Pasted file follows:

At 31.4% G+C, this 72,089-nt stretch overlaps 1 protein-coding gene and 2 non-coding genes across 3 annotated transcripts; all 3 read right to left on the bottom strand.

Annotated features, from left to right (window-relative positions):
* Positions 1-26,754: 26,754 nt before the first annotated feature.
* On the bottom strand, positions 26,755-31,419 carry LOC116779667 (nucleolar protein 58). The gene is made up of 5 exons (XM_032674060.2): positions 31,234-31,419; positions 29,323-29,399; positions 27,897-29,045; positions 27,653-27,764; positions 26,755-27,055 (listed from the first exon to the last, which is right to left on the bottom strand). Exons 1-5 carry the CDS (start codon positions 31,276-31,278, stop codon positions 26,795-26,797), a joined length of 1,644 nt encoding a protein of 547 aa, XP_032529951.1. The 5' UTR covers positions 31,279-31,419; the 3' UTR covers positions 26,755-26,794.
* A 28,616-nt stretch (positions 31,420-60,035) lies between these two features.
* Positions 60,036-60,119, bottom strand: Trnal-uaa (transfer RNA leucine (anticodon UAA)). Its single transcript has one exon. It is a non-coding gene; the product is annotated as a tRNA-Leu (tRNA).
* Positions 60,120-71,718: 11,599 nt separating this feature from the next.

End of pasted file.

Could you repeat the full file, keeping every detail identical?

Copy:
At 31.4% G+C, this 72,089-nt stretch overlaps 1 protein-coding gene and 2 non-coding genes across 3 annotated transcripts; all 3 read right to left on the bottom strand.

Annotated features, from left to right (window-relative positions):
* Positions 1-26,754: 26,754 nt before the first annotated feature.
* On the bottom strand, positions 26,755-31,419 carry LOC116779667 (nucleolar protein 58). The gene is made up of 5 exons (XM_032674060.2): positions 31,234-31,419; positions 29,323-29,399; positions 27,897-29,045; positions 27,653-27,764; positions 26,755-27,055 (listed from the first exon to the last, which is right to left on the bottom strand). Exons 1-5 carry the CDS (start codon positions 31,276-31,278, stop codon positions 26,795-26,797), a joined length of 1,644 nt encoding a protein of 547 aa, XP_032529951.1. The 5' UTR covers positions 31,279-31,419; the 3' UTR covers positions 26,755-26,794.
* A 28,616-nt stretch (positions 31,420-60,035) lies between these two features.
* Positions 60,036-60,119, bottom strand: Trnal-uaa (transfer RNA leucine (anticodon UAA)). Its single transcript has one exon. It is a non-coding gene; the product is annotated as a tRNA-Leu (tRNA).
* Positions 60,120-71,718: 11,599 nt separating this feature from the next.